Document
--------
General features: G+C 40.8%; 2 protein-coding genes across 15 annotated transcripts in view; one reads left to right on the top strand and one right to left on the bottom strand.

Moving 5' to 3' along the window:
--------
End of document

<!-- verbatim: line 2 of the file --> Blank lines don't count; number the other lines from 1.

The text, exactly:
Moving 5' to 3' along the window: